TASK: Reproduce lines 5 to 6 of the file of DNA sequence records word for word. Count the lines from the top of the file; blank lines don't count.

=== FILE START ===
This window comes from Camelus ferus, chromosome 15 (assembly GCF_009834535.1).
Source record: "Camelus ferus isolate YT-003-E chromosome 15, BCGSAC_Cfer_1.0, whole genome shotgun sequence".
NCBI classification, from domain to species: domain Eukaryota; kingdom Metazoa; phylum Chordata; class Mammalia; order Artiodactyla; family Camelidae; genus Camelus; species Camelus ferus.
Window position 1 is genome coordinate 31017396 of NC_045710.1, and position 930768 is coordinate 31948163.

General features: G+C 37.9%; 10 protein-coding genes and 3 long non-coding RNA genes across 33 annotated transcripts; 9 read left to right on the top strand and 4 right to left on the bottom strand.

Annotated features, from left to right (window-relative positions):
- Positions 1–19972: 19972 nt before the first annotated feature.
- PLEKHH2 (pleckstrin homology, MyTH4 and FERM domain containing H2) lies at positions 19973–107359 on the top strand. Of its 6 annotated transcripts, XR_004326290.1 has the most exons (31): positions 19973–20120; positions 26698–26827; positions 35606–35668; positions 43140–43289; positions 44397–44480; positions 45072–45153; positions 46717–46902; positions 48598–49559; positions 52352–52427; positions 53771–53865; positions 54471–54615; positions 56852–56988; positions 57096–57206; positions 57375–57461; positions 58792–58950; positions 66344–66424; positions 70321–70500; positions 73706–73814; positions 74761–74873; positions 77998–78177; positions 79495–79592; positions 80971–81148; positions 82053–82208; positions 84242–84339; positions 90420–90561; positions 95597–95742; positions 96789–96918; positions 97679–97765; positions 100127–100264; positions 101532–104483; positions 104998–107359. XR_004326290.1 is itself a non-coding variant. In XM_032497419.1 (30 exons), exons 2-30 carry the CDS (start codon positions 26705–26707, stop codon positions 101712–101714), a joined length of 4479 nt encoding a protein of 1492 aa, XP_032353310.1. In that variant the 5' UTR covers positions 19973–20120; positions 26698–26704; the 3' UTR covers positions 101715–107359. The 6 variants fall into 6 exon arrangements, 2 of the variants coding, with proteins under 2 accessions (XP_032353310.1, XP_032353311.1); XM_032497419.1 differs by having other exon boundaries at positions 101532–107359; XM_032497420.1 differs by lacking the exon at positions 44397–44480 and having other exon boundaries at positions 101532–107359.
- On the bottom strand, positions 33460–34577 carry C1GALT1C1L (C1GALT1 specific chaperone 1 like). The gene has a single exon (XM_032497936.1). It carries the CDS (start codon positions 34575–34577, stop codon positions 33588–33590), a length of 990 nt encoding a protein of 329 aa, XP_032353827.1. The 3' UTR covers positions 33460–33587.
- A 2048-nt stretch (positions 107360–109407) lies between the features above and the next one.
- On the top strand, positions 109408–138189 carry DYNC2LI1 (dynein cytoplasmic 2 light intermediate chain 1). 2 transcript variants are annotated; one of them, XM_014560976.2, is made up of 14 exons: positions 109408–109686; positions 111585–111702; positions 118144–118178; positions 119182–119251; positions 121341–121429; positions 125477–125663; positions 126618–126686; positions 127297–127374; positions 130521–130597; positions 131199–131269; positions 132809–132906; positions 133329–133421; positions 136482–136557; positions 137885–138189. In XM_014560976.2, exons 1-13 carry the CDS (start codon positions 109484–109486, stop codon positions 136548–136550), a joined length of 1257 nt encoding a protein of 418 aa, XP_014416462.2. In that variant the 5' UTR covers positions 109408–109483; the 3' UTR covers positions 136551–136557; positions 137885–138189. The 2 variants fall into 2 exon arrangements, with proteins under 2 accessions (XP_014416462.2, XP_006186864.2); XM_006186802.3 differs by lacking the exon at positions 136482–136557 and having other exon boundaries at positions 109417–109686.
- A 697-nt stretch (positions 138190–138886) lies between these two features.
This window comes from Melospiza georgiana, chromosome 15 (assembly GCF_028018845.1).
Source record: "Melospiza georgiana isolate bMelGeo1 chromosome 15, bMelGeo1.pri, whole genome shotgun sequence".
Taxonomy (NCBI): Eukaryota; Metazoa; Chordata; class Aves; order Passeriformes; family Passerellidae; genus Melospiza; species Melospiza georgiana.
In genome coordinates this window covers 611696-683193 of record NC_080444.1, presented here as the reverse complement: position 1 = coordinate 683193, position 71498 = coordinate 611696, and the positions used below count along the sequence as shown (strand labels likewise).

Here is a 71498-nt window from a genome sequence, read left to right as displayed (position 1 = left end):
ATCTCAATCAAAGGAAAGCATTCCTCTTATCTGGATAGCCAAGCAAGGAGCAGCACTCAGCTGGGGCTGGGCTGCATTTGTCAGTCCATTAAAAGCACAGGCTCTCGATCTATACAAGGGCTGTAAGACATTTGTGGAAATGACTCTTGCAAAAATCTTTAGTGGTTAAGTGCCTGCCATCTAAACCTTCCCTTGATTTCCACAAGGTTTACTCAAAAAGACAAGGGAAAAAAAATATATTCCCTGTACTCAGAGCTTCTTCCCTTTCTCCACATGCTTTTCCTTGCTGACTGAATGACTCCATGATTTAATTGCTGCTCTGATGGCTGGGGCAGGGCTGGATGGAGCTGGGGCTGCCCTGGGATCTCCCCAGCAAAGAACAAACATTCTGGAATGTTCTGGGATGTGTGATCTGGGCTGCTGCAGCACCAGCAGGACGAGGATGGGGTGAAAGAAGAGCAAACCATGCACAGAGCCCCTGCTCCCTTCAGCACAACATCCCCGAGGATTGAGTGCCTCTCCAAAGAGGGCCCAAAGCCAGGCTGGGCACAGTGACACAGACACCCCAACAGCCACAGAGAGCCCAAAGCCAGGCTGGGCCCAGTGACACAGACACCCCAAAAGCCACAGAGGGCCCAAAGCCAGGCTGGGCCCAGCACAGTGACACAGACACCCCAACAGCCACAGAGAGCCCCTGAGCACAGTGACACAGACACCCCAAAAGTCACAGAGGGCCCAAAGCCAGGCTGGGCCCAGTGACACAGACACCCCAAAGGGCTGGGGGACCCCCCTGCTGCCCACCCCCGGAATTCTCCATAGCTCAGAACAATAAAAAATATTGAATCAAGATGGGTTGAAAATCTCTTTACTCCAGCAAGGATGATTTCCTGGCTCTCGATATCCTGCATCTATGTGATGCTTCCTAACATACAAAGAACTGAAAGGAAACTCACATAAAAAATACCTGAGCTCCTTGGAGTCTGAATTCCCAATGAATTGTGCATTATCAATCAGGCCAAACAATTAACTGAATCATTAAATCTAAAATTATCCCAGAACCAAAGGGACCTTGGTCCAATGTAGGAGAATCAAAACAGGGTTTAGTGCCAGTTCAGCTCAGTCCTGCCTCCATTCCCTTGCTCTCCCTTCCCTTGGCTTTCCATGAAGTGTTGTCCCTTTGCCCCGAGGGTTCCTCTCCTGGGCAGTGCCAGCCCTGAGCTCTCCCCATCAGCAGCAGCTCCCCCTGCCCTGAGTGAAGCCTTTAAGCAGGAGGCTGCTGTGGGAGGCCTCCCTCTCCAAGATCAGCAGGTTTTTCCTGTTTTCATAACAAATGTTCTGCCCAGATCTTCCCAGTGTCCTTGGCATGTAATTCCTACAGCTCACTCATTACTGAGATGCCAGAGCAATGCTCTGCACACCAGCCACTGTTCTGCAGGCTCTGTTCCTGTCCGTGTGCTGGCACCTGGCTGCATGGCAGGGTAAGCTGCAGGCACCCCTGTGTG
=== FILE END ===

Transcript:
General features: G+C 37.9%; 10 protein-coding genes and 3 long non-coding RNA genes across 33 annotated transcripts; 9 read left to right on the top strand and 4 right to left on the bottom strand.

Annotated features, from left to right (window-relative positions):